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welcome back. james bullard saying he could see interest rates rising by the first quarter of next year and we're closing to the economy than most think and how the fed thirchings we're closer to our goals. pimco's chief economist paul mccully. welcome. >> good to see you. >> what you do think of jim bullard's comments? >> he gave a really nice speech a couple of weeks ago pointing out that relative to their mandates of unemployment south of 6% and inflation up to 2% we're getting closer and closer and then he added we're getting
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closer to the first rate hike so i didn't see anything new from what jim had to say but clearly at the margin he had a reaction in the market because the market is getting ready for its first tightening dance and we haven't had one for eight years so everyone's very nervous. >> i wonder going back to those gauging the outlook and just how long interest rates can stay at these low levels what you make of the first quarter where not only did gdp plummet but productivity was horrendous. what does it all mean? >> it's very interesting. gdp plummeted. productivity plummeted and the reason was actually the inputs to the economy basically jobs didn't. you had good income growth but lousy out growth. you certainly wouldn't want that for the longer. term chltz the fact that
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consumer income and job creation held up, i think, is the silver lining in what happened in the negative productivity in the first quarter. >> it's either the silver lining or it's a worrisome point for those who think there's a lot of slack in this economy because if this persists what it means is perhaps the supply side of the economy is the problem and this can't be fixed or remedies by monetary policy. >> i certainly think you'll have those making that argument that we're getting labor koufts and therefore we have an insipient labor problem. but i don't think it's going be repeated. it's not repeated in this quarter. tlink was a whole number, fistful of it. i understand the argument and we should hear it because the marketplace recognizes as bullard said today, we're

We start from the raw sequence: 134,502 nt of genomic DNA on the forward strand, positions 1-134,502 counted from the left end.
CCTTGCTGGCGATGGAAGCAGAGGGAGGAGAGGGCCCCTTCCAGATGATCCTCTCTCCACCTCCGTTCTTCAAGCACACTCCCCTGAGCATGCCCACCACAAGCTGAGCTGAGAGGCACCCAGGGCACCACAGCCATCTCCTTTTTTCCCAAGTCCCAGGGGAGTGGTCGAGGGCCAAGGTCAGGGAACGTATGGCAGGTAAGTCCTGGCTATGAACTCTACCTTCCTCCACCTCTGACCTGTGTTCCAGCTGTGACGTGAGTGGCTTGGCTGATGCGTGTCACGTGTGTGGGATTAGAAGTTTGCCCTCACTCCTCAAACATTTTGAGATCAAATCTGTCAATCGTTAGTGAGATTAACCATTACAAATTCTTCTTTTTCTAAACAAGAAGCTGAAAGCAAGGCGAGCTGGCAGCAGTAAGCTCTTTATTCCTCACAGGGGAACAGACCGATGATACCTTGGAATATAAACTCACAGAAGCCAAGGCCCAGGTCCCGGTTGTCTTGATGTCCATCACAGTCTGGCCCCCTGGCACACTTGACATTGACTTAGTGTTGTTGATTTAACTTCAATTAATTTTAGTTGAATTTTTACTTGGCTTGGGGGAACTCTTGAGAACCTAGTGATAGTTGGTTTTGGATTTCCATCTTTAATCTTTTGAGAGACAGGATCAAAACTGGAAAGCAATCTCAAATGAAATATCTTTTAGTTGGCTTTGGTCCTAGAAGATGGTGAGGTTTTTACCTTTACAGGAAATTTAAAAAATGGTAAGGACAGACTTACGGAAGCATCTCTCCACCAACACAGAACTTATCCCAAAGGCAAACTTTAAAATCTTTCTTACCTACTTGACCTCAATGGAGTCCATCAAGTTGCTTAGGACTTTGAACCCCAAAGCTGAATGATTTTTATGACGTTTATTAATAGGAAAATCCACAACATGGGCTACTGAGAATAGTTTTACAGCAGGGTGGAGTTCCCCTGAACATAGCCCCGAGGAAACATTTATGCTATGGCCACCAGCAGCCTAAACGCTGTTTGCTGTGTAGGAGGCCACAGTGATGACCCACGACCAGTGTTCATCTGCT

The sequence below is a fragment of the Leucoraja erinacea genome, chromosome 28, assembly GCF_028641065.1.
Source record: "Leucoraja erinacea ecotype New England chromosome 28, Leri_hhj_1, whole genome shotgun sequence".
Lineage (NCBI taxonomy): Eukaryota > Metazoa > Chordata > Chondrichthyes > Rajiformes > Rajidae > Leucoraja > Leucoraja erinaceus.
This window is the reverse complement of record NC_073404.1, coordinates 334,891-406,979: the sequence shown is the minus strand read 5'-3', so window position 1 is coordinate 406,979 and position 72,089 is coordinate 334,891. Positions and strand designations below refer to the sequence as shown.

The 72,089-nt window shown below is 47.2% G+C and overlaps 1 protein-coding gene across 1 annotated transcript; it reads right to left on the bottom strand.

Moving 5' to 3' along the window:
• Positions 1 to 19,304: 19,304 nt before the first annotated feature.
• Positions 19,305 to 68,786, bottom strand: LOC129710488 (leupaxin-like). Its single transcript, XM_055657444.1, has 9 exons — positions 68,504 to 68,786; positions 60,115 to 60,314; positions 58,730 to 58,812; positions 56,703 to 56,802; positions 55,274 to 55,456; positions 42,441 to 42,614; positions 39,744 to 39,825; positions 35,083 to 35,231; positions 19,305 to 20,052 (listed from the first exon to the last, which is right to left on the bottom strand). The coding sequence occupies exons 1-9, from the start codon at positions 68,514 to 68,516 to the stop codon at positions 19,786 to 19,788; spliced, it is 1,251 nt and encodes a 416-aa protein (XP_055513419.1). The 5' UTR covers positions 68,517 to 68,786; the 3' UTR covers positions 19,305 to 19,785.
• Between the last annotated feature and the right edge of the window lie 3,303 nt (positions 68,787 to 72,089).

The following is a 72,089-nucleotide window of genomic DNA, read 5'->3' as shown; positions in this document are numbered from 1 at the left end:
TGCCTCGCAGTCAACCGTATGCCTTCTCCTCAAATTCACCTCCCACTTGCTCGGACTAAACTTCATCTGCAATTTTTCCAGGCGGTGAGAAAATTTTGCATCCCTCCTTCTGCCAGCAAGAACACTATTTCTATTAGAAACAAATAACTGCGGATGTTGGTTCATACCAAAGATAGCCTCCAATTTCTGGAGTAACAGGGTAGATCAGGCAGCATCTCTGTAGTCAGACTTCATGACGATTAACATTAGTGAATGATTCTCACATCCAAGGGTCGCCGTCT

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getting closer to where the fed needs to be relative to its mandate and as that happens the fed will want to get off of the zero lower balance. so i think that's ak oh axiomat. we have an ax to grind here. >> right. and so does the when or the how fast change in light of what we were just discussing with that first quarter? >> actually i don't think so. tightening is not going to happen. lift-off is not going to happen in the first quarter. it's as uncertain as chairman yellen said. sometime around the middle of next year, i think, is a reasonable proposition, but the